State Courts File Astronomical Number of Lawsuits Ahead of Midterms | Analysis

By Miriam Seifter and Adam Sopko

The run-up to Election Day is often a controversial time.

In recent years, it has also become a contentious time – parties are increasingly turning to the courts to resolve disputes over voting rules.

This year, our research shows a significant increase in such lawsuits occurring in the state court system and challenging every step of the electoral process – whether it’s whether candidates or ballot initiatives fulfill the requirements to be on the ballot, what address information must be completed in order to accept mail-in ballots. It also extends to specific procedures for county clerks or poll watchers during voting.

This increase in state litigation paints a mixed picture. As scholars of state courts and constitutions, we have studied the crucial role of state courts in safeguarding elections and democracy.

State courts have made important decisions — for example, protecting the vote and rejecting extreme partisan gerrymandering — rooted in the distinctive Democratic provisions of state constitutions.

But the current volume of state election litigation also has the potential to derail the safeguards that state courts can provide. When every aspect of an election becomes a trial, negative effects can ensue, including destabilizing elections, already overburdened courts, and significant costs to states.

Numbers

In 2020, electoral litigation reached a new record, with hundreds of lawsuits filed around the presidential election.

But experts like law professor Rick Hasen have observed that it’s too early to tell whether the surge in lawsuits in 2020 was a trend or an aberration. One potential explanation was that the pandemic and former President Donald Trump’s polarizing candidacy fueled the peak of 2020 and that prosecutions would decline in coming years.

Two years later, a different picture is emerging.

The total volume of pre-election litigation has fallen somewhat — a smaller drop than you would expect in a non-pandemic, non-presidential election. Litigation in federal courts has dropped precipitously, falling to less than half of its presence in 2020, according to our research.

But in state courts, rather than declining, pre-election lawsuits have increased. Part of the increase is due to the expected conflict surrounding the post-2020 redistricting process. Most interestingly, we are seeing a continuation or increase in disputes over “election mechanics” – lawsuits challenging who, what, where and how to vote, even when there is no new virus throwing a unforeseen key in these mechanisms.

We emphasize that these numbers are provisional as of mid-October and are only estimates – and likely underestimates. State courts are notoriously hard to find; there is no central clearinghouse for information on prosecutions or state decisions. Our counts are based on searches in the LexisNexis legal database. Our full methodology and counts are posted on our website.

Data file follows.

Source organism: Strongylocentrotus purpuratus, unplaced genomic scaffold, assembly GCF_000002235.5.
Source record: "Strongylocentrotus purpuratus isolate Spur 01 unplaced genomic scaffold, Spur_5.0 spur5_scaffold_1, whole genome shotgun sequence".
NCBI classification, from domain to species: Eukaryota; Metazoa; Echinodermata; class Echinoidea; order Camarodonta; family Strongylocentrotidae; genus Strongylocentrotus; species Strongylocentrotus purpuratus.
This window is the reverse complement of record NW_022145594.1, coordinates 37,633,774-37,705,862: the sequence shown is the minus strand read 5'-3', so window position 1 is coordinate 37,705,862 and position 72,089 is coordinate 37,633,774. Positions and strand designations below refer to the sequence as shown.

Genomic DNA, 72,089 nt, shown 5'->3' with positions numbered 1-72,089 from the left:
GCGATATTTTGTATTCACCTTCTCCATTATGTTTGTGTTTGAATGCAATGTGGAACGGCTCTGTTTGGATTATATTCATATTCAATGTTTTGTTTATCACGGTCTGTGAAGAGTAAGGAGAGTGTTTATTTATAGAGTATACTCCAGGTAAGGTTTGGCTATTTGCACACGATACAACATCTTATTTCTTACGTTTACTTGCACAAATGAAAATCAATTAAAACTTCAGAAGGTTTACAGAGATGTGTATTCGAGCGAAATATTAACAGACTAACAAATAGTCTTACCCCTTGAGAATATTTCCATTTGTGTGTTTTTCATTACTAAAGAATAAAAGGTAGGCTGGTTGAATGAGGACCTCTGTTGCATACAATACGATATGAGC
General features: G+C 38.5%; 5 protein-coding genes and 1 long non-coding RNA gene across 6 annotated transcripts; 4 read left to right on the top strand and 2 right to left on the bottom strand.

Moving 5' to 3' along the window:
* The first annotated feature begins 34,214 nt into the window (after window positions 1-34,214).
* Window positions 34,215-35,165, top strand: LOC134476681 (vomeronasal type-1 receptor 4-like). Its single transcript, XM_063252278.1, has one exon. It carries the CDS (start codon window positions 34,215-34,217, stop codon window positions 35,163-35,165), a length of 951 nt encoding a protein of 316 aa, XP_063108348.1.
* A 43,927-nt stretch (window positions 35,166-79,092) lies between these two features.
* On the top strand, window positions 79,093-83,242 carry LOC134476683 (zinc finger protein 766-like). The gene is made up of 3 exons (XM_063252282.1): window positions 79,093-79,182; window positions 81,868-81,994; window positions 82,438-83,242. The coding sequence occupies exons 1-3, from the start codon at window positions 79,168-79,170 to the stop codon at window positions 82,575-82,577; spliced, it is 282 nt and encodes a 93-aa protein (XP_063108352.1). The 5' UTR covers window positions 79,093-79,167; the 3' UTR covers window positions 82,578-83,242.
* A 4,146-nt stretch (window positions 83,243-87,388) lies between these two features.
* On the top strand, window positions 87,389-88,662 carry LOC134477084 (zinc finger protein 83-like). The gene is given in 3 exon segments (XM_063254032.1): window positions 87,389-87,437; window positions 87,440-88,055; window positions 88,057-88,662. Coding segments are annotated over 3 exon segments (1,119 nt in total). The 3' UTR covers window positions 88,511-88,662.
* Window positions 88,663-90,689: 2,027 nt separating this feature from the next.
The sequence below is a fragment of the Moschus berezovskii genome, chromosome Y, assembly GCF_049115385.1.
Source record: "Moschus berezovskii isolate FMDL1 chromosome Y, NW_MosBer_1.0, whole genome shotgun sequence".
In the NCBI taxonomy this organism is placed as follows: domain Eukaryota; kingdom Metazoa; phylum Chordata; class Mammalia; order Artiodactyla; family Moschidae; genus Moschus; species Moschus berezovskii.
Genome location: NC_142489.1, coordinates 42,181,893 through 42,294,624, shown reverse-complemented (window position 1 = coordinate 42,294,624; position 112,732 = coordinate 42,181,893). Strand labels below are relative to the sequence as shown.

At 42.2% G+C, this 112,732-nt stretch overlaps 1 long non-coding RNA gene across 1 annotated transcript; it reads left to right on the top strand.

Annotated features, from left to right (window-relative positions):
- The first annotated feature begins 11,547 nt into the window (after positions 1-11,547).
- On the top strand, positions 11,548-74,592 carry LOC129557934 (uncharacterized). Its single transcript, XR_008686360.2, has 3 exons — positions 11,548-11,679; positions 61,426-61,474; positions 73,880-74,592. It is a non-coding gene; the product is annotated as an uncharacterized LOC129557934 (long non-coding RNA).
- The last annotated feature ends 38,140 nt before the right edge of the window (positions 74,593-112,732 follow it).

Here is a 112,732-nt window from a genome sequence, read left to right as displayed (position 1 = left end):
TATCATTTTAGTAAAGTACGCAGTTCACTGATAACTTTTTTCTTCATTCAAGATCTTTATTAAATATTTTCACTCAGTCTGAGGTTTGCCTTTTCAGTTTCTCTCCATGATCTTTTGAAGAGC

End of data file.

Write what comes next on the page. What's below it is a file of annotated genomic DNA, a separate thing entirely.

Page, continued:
State courts and their role in democracy

The growing interest in state courts has potential benefits. State courts are a crucial line of defense for free and fair elections.

As one of us has explained elsewhere in her work with jurist Jessica Bulman-Pozen, all 50 state constitutions include explicit pro-democracy provisions – a “democracy principle”, for short – including many clauses without express federal consideration.

These resources make state courts more promising places to protect democracy than the United States Supreme Court has been recently. Recent court rulings have limited options for protecting democracy, including refusing to hear partisan complaints of gerrymandering and limiting the scope of the Voting Rights Act, which prohibits racial discrimination in voting.

In contrast, recent decisions by state courts across the country have applied the principle of democracy.

For example, state courts have upheld laws allowing mail-in voting, imposed new remedies against extreme partisan gerrymandering, and preserved the people’s ability to change their state’s constitution.

(A University of Pennsylvania student helps register another to vote during a campus election campaign on August 31, 2022. Michelle Gustafson for The Washington Post via Getty Images).

A closer look at this year’s cases – so far

Yet these important pro-democracy decisions are only part of the larger picture of litigation, the most salient feature of which is its volume.

The largest number of lawsuits relate to whether a candidate can properly appear on the ballot. Such “ballot access” lawsuits are long-running and typically involve candidates arguing over whether they or an opponent have met petition signatures, residency or other administrative requirements.